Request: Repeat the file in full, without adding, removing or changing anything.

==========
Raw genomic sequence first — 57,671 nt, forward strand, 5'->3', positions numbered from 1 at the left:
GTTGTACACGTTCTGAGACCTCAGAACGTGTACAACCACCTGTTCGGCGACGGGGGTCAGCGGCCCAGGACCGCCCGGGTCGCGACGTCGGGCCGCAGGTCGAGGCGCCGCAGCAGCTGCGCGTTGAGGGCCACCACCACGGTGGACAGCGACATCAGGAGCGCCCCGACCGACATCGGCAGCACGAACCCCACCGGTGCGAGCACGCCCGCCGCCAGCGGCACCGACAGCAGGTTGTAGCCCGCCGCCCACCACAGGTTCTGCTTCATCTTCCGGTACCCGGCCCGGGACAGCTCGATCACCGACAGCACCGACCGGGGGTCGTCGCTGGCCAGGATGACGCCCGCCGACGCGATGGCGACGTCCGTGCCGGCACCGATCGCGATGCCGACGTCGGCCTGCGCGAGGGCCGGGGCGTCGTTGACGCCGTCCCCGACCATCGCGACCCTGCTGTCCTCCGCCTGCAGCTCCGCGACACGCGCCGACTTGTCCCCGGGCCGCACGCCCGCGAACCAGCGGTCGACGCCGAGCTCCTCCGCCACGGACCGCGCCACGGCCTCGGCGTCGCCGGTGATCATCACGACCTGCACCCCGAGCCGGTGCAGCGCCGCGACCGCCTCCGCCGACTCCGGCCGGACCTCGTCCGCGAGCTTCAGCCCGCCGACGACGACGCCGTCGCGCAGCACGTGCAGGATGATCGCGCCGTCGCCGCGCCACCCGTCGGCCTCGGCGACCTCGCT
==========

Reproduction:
Raw genomic sequence first — 57,671 nt, forward strand, 5'->3', positions numbered from 1 at the left:
GTTGTACACGTTCTGAGACCTCAGAACGTGTACAACCACCTGTTCGGCGACGGGGGTCAGCGGCCCAGGACCGCCCGGGTCGCGACGTCGGGCCGCAGGTCGAGGCGCCGCAGCAGCTGCGCGTTGAGGGCCACCACCACGGTGGACAGCGACATCAGGAGCGCCCCGACCGACATCGGCAGCACGAACCCCACCGGTGCGAGCACGCCCGCCGCCAGCGGCACCGACAGCAGGTTGTAGCCCGCCGCCCACCACAGGTTCTGCTTCATCTTCCGGTACCCGGCCCGGGACAGCTCGATCACCGACAGCACCGACCGGGGGTCGTCGCTGGCCAGGATGACGCCCGCCGACGCGATGGCGACGTCCGTGCCGGCACCGATCGCGATGCCGACGTCGGCCTGCGCGAGGGCCGGGGCGTCGTTGACGCCGTCCCCGACCATCGCGACCCTGCTGTCCTCCGCCTGCAGCTCCGCGACACGCGCCGACTTGTCCCCGGGCCGCACGCCCGCGAACCAGCGGTCGACGCCGAGCTCCTCCGCCACGGACCGCGCCACGGCCTCGGCGTCGCCGGTGATCATCACGACCTGCACCCCGAGCCGGTGCAGCGCCGCGACCGCCTCCGCCGACTCCGGCCGGACCTCGTCCGCGAGCTTCAGCCCGCCGACGACGACGCCGTCGCGCAGCACGTGCAGGATGATCGCGCCGTCGCCGCGCCACCCGTCGGCCTCGGCGACCTCGCT